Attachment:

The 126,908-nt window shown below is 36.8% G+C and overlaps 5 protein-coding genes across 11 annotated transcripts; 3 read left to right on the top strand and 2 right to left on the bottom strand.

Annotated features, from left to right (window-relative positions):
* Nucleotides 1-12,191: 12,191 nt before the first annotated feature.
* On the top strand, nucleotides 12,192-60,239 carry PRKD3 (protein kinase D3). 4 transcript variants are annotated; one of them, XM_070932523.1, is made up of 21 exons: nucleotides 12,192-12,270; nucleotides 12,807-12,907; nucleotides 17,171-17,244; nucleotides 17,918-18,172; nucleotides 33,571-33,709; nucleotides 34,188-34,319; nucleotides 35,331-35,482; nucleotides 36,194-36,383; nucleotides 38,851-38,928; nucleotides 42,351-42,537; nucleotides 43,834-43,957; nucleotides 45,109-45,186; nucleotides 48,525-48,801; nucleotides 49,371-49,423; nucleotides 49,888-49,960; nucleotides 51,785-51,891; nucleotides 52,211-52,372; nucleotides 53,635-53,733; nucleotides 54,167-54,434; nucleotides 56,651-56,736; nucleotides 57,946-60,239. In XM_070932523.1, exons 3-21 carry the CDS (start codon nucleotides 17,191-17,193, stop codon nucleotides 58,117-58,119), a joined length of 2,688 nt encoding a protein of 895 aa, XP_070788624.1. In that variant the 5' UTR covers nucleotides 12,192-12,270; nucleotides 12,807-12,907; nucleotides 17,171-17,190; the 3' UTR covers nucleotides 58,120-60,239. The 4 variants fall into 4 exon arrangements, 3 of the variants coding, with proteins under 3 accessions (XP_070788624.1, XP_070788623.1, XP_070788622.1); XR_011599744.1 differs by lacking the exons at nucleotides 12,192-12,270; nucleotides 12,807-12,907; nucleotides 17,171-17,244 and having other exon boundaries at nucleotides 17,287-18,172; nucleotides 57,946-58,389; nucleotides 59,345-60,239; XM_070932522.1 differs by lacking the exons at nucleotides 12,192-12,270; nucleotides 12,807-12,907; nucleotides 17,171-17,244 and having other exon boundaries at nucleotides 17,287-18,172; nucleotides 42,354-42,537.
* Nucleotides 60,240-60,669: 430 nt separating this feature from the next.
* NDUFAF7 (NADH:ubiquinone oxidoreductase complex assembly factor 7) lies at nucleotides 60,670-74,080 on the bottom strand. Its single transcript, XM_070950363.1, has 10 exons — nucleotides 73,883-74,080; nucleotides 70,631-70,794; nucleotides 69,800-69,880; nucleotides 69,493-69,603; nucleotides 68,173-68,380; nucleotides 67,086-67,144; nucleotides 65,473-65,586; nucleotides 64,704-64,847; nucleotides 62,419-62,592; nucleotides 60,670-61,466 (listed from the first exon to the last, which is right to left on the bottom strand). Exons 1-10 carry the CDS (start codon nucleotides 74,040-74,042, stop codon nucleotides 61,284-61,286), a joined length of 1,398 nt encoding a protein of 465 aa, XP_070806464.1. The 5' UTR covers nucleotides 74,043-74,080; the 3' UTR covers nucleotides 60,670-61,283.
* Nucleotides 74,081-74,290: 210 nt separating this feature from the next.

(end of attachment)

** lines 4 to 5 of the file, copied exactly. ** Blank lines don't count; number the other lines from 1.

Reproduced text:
* On the top strand, nucleotides 12,192-60,239 carry PRKD3 (protein kinase D3). 4 transcript variants are annotated; one of them, XM_070932523.1, is made up of 21 exons: nucleotides 12,192-12,270; nucleotides 12,807-12,907; nucleotides 17,171-17,244; nucleotides 17,918-18,172; nucleotides 33,571-33,709; nucleotides 34,188-34,319; nucleotides 35,331-35,482; nucleotides 36,194-36,383; nucleotides 38,851-38,928; nucleotides 42,351-42,537; nucleotides 43,834-43,957; nucleotides 45,109-45,186; nucleotides 48,525-48,801; nucleotides 49,371-49,423; nucleotides 49,888-49,960; nucleotides 51,785-51,891; nucleotides 52,211-52,372; nucleotides 53,635-53,733; nucleotides 54,167-54,434; nucleotides 56,651-56,736; nucleotides 57,946-60,239. In XM_070932523.1, exons 3-21 carry the CDS (start codon nucleotides 17,191-17,193, stop codon nucleotides 58,117-58,119), a joined length of 2,688 nt encoding a protein of 895 aa, XP_070788624.1. In that variant the 5' UTR covers nucleotides 12,192-12,270; nucleotides 12,807-12,907; nucleotides 17,171-17,190; the 3' UTR covers nucleotides 58,120-60,239. The 4 variants fall into 4 exon arrangements, 3 of the variants coding, with proteins under 3 accessions (XP_070788624.1, XP_070788623.1, XP_070788622.1); XR_011599744.1 differs by lacking the exons at nucleotides 12,192-12,270; nucleotides 12,807-12,907; nucleotides 17,171-17,244 and having other exon boundaries at nucleotides 17,287-18,172; nucleotides 57,946-58,389; nucleotides 59,345-60,239; XM_070932522.1 differs by lacking the exons at nucleotides 12,192-12,270; nucleotides 12,807-12,907; nucleotides 17,171-17,244 and having other exon boundaries at nucleotides 17,287-18,172; nucleotides 42,354-42,537.
* Nucleotides 60,240-60,669: 430 nt separating this feature from the next.